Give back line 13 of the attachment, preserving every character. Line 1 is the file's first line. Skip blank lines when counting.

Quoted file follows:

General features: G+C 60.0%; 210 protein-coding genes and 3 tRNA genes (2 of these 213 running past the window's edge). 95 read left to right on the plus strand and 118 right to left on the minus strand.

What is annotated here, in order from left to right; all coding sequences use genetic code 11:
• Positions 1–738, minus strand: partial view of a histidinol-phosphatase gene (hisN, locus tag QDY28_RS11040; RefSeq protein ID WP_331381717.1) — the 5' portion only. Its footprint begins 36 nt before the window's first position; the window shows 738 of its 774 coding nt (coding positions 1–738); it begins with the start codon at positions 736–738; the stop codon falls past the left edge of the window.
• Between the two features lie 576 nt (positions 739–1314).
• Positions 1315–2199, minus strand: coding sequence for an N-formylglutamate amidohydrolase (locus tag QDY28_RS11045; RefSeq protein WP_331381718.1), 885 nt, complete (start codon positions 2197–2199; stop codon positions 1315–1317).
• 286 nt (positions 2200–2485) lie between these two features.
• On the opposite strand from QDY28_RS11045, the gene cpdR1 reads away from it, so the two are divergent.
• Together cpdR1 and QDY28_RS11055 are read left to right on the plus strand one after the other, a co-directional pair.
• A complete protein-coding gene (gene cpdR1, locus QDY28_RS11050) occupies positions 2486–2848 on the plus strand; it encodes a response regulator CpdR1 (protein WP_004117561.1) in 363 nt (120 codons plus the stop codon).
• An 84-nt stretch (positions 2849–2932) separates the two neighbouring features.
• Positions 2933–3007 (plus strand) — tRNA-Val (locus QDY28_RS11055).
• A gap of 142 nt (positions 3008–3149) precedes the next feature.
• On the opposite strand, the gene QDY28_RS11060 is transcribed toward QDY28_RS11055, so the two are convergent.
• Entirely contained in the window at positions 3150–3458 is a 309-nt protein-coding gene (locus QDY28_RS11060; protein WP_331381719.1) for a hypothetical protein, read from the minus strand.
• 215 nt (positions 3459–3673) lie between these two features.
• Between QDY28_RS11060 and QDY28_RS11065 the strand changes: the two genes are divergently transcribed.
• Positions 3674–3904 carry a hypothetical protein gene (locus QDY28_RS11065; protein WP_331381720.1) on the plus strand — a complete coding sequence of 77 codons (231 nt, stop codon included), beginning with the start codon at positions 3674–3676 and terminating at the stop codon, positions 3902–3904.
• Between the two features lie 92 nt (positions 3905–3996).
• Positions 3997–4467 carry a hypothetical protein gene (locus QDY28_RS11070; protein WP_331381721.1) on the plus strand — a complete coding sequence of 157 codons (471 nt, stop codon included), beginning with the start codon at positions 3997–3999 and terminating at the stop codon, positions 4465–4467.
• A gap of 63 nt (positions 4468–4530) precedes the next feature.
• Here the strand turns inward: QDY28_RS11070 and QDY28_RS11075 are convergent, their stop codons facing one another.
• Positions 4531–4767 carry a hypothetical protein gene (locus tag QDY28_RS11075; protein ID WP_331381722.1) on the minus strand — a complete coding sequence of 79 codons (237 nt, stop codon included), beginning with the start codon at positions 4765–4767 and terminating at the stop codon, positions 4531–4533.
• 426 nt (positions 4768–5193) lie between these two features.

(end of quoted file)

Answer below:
• On the opposite strand, the gene QDY28_RS11060 is transcribed toward QDY28_RS11055, so the two are convergent.